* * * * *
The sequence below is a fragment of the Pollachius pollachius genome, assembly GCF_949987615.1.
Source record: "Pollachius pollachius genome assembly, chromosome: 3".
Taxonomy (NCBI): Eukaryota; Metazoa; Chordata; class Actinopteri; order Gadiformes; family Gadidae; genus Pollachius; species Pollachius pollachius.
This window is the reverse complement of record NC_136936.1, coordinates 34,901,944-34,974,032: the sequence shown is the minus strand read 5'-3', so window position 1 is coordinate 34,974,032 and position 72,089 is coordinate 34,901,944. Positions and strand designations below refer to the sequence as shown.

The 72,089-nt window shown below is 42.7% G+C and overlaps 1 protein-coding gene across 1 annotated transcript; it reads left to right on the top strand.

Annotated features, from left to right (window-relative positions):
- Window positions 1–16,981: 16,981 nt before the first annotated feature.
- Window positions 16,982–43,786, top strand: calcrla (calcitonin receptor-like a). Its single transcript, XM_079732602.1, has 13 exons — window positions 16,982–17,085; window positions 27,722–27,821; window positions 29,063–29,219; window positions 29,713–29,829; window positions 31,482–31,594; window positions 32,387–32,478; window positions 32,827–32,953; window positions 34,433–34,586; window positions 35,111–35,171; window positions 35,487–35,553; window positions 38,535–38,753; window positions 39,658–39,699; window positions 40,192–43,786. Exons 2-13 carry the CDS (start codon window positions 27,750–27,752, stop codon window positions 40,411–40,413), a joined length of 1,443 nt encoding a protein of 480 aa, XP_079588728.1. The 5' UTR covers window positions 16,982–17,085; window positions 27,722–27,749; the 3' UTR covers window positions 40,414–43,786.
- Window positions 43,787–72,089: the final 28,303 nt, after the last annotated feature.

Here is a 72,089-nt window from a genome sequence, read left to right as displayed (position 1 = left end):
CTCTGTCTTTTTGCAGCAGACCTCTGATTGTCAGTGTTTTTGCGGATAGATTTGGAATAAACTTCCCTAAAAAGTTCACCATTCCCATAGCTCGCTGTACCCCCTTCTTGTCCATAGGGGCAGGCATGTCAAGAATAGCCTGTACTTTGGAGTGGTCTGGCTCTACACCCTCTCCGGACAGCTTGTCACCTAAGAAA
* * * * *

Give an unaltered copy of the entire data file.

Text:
The sequence below is a fragment of the Pollachius pollachius genome, assembly GCF_949987615.1.
Source record: "Pollachius pollachius genome assembly, chromosome: 3".
Taxonomy (NCBI): Eukaryota; Metazoa; Chordata; class Actinopteri; order Gadiformes; family Gadidae; genus Pollachius; species Pollachius pollachius.
This window is the reverse complement of record NC_136936.1, coordinates 34,901,944-34,974,032: the sequence shown is the minus strand read 5'-3', so window position 1 is coordinate 34,974,032 and position 72,089 is coordinate 34,901,944. Positions and strand designations below refer to the sequence as shown.

The 72,089-nt window shown below is 42.7% G+C and overlaps 1 protein-coding gene across 1 annotated transcript; it reads left to right on the top strand.

Annotated features, from left to right (window-relative positions):
- Window positions 1–16,981: 16,981 nt before the first annotated feature.
- Window positions 16,982–43,786, top strand: calcrla (calcitonin receptor-like a). Its single transcript, XM_079732602.1, has 13 exons — window positions 16,982–17,085; window positions 27,722–27,821; window positions 29,063–29,219; window positions 29,713–29,829; window positions 31,482–31,594; window positions 32,387–32,478; window positions 32,827–32,953; window positions 34,433–34,586; window positions 35,111–35,171; window positions 35,487–35,553; window positions 38,535–38,753; window positions 39,658–39,699; window positions 40,192–43,786. Exons 2-13 carry the CDS (start codon window positions 27,750–27,752, stop codon window positions 40,411–40,413), a joined length of 1,443 nt encoding a protein of 480 aa, XP_079588728.1. The 5' UTR covers window positions 16,982–17,085; window positions 27,722–27,749; the 3' UTR covers window positions 40,414–43,786.
- Window positions 43,787–72,089: the final 28,303 nt, after the last annotated feature.

Here is a 72,089-nt window from a genome sequence, read left to right as displayed (position 1 = left end):
CTCTGTCTTTTTGCAGCAGACCTCTGATTGTCAGTGTTTTTGCGGATAGATTTGGAATAAACTTCCCTAAAAAGTTCACCATTCCCATAGCTCGCTGTACCCCCTTCTTGTCCATAGGGGCAGGCATGTCAAGAATAGCCTGTACTTTGGAGTGGTCTGGCTCTACACCCTCTCCGGACAGCTTGTCACCTAAGAAA